Alan Parker: It’s at the start of Side 2 on the album because people might have wanted to skip it! George’s original offering for ‘Sgt Pepper’ had been ‘Only A Northern Song’ which George Martin deemed to be not good enough (it later turned up on the ‘Yellow Submarine’ album) for such a big project. So George came back with this much more Indian flavoured number, which Jenny Boyd tells the full story of in our movie. I think of all The Beatles George was possibly the furthest away from ‘Sgt Pepper’ as a lot of other things were occupying his time in 1967.
BM: How has this recording remained so popular this far down the road?
Alan Parker: There is no question that it’s a good song, but it’s possibly just not too ‘Sgt Pepper’ friendly. I’ve always thought it could have worked on ‘The White Album’ or indeed as part of the original ‘Yellow Submarine’ album.
BM: In the film, you showed a photo of Paul’s father Jim, and his band. This may have been an inspiration in part for the Sgt. Pepper cover, can you please tell us about this?
Alan Parker: The picture of Jim Mac’s Band was from a Liverpool newspaper in 1922, it’s main similarity is that they are all stood around a big bass drum, but there is also a young girl sprawled across one side, a little like the doll on the chair to the right of the ‘Sgt Pepper’ sleeve. According to a few of our interviewees Paul had a framed copy of this picture at his house. So I guess you never know.
BM: Where can fans go to view the film, and what can we expect from you in the future?
Alan Parker: The movie ‘It Was Fifty Years Ago Today!’ is currently on Netflix, or they can get 4 hours and 30 minutes of extra footage by purchasing the DVD or Blu-Ray versions. We always believe in good value regarding the extras. As regards what’s next, well there are currently a number of things being looked at, last I heard we have 6 projects moving forwards. So just keep your eyes open on Facebook and Twitter, plus in the press.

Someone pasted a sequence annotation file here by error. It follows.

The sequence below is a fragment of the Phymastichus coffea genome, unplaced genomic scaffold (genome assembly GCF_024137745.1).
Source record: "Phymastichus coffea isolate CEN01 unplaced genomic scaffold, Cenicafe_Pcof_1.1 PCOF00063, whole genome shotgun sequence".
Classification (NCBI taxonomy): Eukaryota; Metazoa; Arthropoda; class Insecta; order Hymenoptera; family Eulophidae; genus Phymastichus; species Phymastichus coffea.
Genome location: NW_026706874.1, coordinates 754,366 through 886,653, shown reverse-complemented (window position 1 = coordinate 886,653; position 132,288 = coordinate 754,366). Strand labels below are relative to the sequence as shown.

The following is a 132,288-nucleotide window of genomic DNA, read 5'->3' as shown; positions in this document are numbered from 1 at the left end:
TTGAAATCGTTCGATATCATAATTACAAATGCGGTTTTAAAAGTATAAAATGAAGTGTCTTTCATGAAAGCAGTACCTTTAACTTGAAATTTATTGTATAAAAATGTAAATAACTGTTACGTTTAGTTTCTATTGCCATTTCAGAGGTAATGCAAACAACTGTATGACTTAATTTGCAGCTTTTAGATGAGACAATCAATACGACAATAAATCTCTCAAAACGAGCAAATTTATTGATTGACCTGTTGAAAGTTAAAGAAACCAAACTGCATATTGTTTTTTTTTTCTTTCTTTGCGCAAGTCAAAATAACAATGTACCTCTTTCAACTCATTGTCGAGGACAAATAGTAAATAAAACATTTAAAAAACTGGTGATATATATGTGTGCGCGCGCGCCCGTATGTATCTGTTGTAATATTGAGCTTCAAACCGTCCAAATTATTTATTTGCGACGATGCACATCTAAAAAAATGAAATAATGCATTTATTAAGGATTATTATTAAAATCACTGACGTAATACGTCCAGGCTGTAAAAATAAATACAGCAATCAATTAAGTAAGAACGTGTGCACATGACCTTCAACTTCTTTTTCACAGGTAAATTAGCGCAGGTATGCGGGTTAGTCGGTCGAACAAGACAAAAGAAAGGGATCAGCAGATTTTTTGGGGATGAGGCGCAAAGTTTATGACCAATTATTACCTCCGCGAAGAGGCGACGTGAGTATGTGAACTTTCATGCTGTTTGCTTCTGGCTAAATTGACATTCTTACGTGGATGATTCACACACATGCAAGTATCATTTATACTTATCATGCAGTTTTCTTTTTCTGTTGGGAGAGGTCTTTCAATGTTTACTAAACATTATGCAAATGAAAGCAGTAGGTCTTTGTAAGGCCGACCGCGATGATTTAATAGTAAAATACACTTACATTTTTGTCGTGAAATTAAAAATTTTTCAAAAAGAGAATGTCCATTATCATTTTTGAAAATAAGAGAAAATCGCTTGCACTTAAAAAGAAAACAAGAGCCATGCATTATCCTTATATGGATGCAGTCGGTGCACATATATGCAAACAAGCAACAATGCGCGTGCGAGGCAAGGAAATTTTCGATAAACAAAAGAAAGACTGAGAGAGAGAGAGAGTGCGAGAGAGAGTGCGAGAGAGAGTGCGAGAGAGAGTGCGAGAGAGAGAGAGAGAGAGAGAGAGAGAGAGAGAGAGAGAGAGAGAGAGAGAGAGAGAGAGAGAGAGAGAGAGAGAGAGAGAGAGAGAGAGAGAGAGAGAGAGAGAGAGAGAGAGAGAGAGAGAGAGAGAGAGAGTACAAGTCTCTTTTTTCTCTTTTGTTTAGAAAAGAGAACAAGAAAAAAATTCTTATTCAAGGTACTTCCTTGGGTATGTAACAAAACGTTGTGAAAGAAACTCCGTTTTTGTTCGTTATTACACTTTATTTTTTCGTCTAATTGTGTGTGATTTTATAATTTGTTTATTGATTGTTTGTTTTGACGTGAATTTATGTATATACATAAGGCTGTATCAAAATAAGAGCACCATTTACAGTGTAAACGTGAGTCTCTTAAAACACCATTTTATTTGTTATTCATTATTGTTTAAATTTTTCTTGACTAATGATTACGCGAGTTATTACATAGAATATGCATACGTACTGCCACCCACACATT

Oisin Leech and his musical sibling Mark McCausland comprise The Lost Brothers. They are touring in support of their critically acclaimed new release, ‘Halfway Towards A Healing’. The recoding was produced by Gabriel Sullivan, and it stands on the basics.
When your harmonies flow with such beauty as naturally as the wind, the simple can become quite complex. The duo is smart enough to know where their bread is buttered. The harmonies stand as strong as the Rock of Gibraltar, and they require no fanciful adornment. They sing like a beautiful woman who needs no make-up.
Beatles Magazine caught up with Brother Mark McCausland on the tour trail, and we picked his brain on Halfway Towards A Healing, the tour, and the Fab Lads from Liverpool. The Brothers promised to check back in after the extensive tour is completed.
Beatles Magazine: Please tell us about the new release, and where fans can find it?
Mark McCausland: The new album is called Halfway Towards a Healing. We recorded it in Tucson Arizona with our good friends, Howe Gelb and Gabriel Sullivan. You can buy the vinyl or cd directly from us on our website, www.thelostbrothersband.com, or you can buy the digital format from all the usual on-line outlets.
BM: What are the inspirations behind your harmony, maybe a little John and Paul?
Mark: I learned anything I know about harmony by growing up singing along to the Beatles records. But rather than the melody, I always found myself singing the harmony parts, my ear was just drawn to them. But to me it’s not really a harmony part, it’s more like a double melody. Take the middle section in songs like Try to See It My Way, or Ticket to Ride. Which part is the melody and which part is the harmony? It’s the same as the Everly Brothers, or the Louvin Brothers or even Simon and Garfunkel. Where each part is as important as the other. Two melodies that are made to fit each other.
BM: Who is your favorite Beatle, and why?
Mark: It’s impossible to pick. As Paul says, they are like four corners of a square. Without any one of those corners, it all falls apart. Solo-wise, I adore McCartney’s first two albums, McCartney and Ram.
BM: Which Beatle songs are your favorite, and might you be doing any covers of the lads?
Mark: We cover In Spite of all the danger. We recorded it on a mini album of ours called “The Bird Dog Tapes”, where we cover some of our favourite tracks. This song is unique as it is the only composition ever written by McCartney and Harrison, when they were about 16!
BM: Do you remember when you first heard the lads, and what was your reaction?
Mark: I first heard them as a toddler. My uncle used to play Strawberry Fields for me and my brothers. Then many many years later as a teenager, I heard it again and it was like a dream. From that moment on I was a Beatles fanatic!
BM: Where will the upcoming gigs be, and where can fans follow your comings and goings?
Next up is New York, Texas and Tucson Arizona, followed by Australia and then a bunch of festivals in the summer.
We have just come back from a tour around the uk and Ireland which went really well. We were actually back in Liverpool, where we used to live. I had a flat just around the corner from Arnold Grove, where George used to live. Oisin and myself would write songs in my place then go and sing them outside George’s house, to let the songs soak in some of the magic. Liverpool has a mystical magic to it that reawakens the soul. It still feels like home to us, probably the only place that ever will.
By Bob Wilson